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I'm new to computational geometry and advanced mathematics in general here so bear with me. I've spent a decent amount of time attempting to figure out this problem and I just can't find a solution.

My problem is to find the vertices that make up each face of a convex polyhedron. At my disposal are a set of planes, with each plane corresponding to a face. Each plane is derived from exactly three points that I know already exist on the corresponding face.

How do I solve this problem in an efficient manner? Apologies if this isn't in the right section, since it involves both math and computer science.

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    $\begingroup$ You could use the software qhull to compute the intersection of halfspaces. See this link for qhull's halfspace intersection capabilities. $\endgroup$ – Joseph O'Rourke Aug 4 '13 at 2:01
  • $\begingroup$ Thanks for the link. I played around with qhull, and while it produces correct results, it does not do so quickly if you simply call the program multiple times, unless there's something I'm not doing right. $\endgroup$ – Kein Mitleid Aug 4 '13 at 4:18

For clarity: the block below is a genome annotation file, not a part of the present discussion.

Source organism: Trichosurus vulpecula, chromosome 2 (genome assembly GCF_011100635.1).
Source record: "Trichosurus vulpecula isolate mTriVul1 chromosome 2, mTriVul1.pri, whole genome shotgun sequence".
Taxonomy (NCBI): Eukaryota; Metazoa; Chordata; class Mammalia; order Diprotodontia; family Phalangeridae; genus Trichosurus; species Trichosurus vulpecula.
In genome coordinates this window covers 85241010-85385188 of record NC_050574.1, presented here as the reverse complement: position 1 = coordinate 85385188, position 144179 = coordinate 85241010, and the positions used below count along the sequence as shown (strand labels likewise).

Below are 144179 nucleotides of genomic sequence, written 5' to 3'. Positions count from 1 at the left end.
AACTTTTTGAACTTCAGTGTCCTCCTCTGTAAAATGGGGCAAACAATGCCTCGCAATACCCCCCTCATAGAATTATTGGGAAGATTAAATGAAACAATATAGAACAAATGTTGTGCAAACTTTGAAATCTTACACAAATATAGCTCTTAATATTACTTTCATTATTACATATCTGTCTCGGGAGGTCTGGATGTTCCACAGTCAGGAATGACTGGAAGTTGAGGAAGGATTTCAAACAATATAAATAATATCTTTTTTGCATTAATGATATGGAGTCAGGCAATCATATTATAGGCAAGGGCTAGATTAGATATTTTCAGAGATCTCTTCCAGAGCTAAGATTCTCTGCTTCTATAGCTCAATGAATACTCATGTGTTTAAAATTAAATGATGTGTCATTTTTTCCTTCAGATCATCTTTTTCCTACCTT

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For the description of a pretty good algorithm see Avis and Fukuda. For an efficient implementation (in any dimension), and much additional discussion and references, see Komei Fukuda's page.

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  • $\begingroup$ After a bit of debating amongst myself, I decided to accept this answer. I'll do some reading on the links you sent me. $\endgroup$ – Kein Mitleid Aug 4 '13 at 4:16

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